bortion opponents are pushing to enact more state bans modeled after a new law in Indiana that makes it illegal to abort a fetus because it would be born with a disability.
The Indiana law, signed by Republican Governor Mike Pence last week, bars abortions when the woman is seeking to terminate solely because her fetus is expected to have a physical or mental disability, including Down syndrome. Women in that situation could still obtain abortions, as long as they had other reasons for doing so.
Still, conservative advocacy groups say the law sends an important message — and they’re pushing it as part of a package of other abortion restrictions, dubbed the “Infants’ Protection Project.”
“We’ve distributed this widely, and there’s been a lot of interest,” said Kristi Hamrick, a spokeswoman for Americans United for Life.
The Susan B. Anthony List, a leading advocacy group opposed to abortion, said similar bills could be picked up in Arizona, Kansas, Missouri, Ohio, Oklahoma, and South Dakota. “I think you are going to see more of this,” said David Prentice of the Charlotte Lozier Institute, the group’s research arm.
That worries supporters of reproductive rights.
In practical terms, the law might not stop a woman from obtaining an abortion, said Elizabeth Nash, a state policy expert at the Guttmacher Institute, a think tank that supports abortion access. But it will require providers to press patients on their reasons for such a personal, and often painful, decision. “It starts us down a very dangerous path,” Nash said.
She also said she feared other states might follow suit. Indiana often serves as “a bit of a testing ground for abortion restrictions of all kinds,” Nash said.
Several states already have laws that bar women from seeking abortions because of the fetus’s gender. And North Dakota, like Indiana, bans abortions because of fetal disability. Indiana’s law, however, is among the broadest; it also outlaws abortions based on race, gender, color, national origin, or ancestry.
James Owens, a spokesman for NARAL Pro-Choice America, said he sees Indiana’s law as “part of a concerted national plan to chip away at the constitutionally protected right to abortion.”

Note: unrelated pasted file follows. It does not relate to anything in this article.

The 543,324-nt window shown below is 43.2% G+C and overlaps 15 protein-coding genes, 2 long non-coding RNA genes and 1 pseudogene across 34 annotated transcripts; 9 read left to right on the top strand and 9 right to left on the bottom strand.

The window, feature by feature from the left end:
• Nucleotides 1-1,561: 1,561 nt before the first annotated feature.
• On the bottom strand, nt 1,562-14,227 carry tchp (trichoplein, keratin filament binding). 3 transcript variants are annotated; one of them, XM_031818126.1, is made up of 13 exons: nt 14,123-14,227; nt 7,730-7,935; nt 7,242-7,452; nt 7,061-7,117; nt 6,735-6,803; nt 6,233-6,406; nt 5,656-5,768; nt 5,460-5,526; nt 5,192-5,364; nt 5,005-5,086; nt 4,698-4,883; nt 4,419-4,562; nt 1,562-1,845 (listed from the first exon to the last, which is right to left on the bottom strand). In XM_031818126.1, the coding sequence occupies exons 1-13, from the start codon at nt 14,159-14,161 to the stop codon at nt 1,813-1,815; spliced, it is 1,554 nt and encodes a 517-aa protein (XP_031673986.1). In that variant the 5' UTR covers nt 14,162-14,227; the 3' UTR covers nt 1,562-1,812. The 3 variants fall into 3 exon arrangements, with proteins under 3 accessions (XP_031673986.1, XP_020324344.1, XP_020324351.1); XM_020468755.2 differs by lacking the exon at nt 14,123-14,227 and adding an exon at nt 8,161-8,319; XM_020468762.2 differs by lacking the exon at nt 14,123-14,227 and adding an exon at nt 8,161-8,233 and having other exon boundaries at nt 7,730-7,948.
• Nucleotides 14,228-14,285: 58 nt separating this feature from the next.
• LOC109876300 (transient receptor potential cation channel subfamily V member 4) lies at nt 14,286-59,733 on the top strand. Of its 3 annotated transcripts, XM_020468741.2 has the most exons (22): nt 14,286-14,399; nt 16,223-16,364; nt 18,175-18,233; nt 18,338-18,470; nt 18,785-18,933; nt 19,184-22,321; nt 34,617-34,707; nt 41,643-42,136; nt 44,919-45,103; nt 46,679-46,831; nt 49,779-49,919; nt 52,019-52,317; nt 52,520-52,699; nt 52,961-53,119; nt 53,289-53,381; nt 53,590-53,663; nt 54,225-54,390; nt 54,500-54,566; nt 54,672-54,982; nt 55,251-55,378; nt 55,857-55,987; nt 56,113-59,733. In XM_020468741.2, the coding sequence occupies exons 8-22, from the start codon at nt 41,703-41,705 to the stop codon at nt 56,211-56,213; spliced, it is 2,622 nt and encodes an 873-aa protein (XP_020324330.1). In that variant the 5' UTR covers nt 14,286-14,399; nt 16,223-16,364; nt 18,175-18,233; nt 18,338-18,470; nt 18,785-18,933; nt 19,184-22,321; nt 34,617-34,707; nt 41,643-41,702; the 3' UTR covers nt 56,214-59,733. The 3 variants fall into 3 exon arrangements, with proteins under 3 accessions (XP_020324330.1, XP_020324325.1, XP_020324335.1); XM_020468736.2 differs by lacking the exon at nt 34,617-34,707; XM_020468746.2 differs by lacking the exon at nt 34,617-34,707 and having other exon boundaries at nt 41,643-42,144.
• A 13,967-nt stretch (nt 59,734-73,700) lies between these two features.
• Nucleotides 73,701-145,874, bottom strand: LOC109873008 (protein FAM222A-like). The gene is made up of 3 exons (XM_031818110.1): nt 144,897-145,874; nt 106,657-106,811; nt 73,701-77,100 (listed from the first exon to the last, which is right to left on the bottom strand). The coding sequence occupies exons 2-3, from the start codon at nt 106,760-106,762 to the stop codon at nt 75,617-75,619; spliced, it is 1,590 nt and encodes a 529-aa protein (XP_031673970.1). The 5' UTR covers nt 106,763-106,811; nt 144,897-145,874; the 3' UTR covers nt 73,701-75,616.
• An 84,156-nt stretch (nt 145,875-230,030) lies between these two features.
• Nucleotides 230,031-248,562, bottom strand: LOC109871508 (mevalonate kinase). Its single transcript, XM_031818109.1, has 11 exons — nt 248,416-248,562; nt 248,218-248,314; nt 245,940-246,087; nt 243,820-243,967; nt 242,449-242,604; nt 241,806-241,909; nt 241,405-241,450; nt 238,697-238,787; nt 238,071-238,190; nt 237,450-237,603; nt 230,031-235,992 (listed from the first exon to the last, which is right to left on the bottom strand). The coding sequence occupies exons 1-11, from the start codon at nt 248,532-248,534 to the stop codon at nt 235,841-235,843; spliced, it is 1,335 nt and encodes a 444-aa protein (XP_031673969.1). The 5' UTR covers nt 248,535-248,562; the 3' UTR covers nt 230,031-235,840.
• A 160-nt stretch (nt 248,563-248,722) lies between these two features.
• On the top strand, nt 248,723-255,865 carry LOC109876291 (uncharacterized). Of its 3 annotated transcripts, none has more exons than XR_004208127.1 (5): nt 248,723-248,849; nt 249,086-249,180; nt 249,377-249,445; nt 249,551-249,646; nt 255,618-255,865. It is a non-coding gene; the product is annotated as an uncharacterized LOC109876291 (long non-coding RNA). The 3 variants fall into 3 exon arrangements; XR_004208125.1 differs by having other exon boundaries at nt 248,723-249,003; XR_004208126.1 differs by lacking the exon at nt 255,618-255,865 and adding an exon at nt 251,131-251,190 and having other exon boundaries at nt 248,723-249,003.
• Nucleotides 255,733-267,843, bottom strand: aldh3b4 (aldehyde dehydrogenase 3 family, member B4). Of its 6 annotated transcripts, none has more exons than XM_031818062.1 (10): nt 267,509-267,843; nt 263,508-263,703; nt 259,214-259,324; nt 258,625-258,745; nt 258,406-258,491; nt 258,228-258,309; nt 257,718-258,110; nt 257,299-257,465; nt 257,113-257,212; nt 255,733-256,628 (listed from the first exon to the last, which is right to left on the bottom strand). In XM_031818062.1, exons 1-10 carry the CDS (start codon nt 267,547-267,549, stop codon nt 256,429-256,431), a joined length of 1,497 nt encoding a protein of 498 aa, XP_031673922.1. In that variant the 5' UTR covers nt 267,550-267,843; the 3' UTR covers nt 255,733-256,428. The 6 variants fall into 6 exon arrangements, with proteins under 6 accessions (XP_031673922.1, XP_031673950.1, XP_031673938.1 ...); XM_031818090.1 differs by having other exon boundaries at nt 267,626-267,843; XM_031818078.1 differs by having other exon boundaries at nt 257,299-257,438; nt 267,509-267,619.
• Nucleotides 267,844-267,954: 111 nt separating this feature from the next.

The Indiana law also fits in with another trend: It mandates that doctors give specific information about alternatives to abortion to pregnant women who receive distressing diagnoses.
If their fetus is diagnosed with a fatal disorder, for instance, pregnant women in Indiana, by law, must receive information about about perinatal hospice care. Such programs help women through their final months of pregnancy, as well as the child’s birth and death.
Kansas, Arizona, Minnesota, and Oklahoma also require counseling on perinatal hospice options, according to the Guttmacher Institute.
And 16 states now mandate that women with prenatal diagnoses of Down syndrome must be given information about the support services that will be available to them should they carry the child to term, according to Guttmacher.
The politics of these counseling laws are more subtle. The Guttmacher Institute doesn’t consider most of them to be anti-abortion; instead, they’re seen as educational efforts to make sure parents know all their options and understand what life could be like for their child.
Down syndrome advocates, who strongly support the laws, say that’s all they want for the parents, too.
“We are concerned that people are making decisions based on old, outdated information,” said Sue Joe, a spokeswoman for the National Down Syndrome Congress. “So much of that information is biased toward the negative. We hear from parents that doctors are telling them their child will never walk or talk, for example.”
But some of the laws’ supporters have made it clear that they’d like to discourage abortions of fetuses who will be born with Down syndrome. Kondrich, for example, laid out his case in a 2011 article with a provocative headline: “Why the devil uses abortion to eliminate Down syndrome.”
And in some states — namely, Indiana, Louisiana, and Texas — the information the state puts together for parents does not discuss abortion as an option, Nash said.
Even when the information is complete, some medical ethicists are troubled by the idea that such counseling is mandatory, whether parents ask for it or not.
“By making it mandatory, you’re getting into personal values — decisions that should be up to you, as reproductive decisions,” said Arthur Caplan, a professor of bioethics at New York University. “You should be able to decide, ‘Fine. I don’t want to have a Down’s child,’ or, ‘Okay, tell me more about Down’s children.'”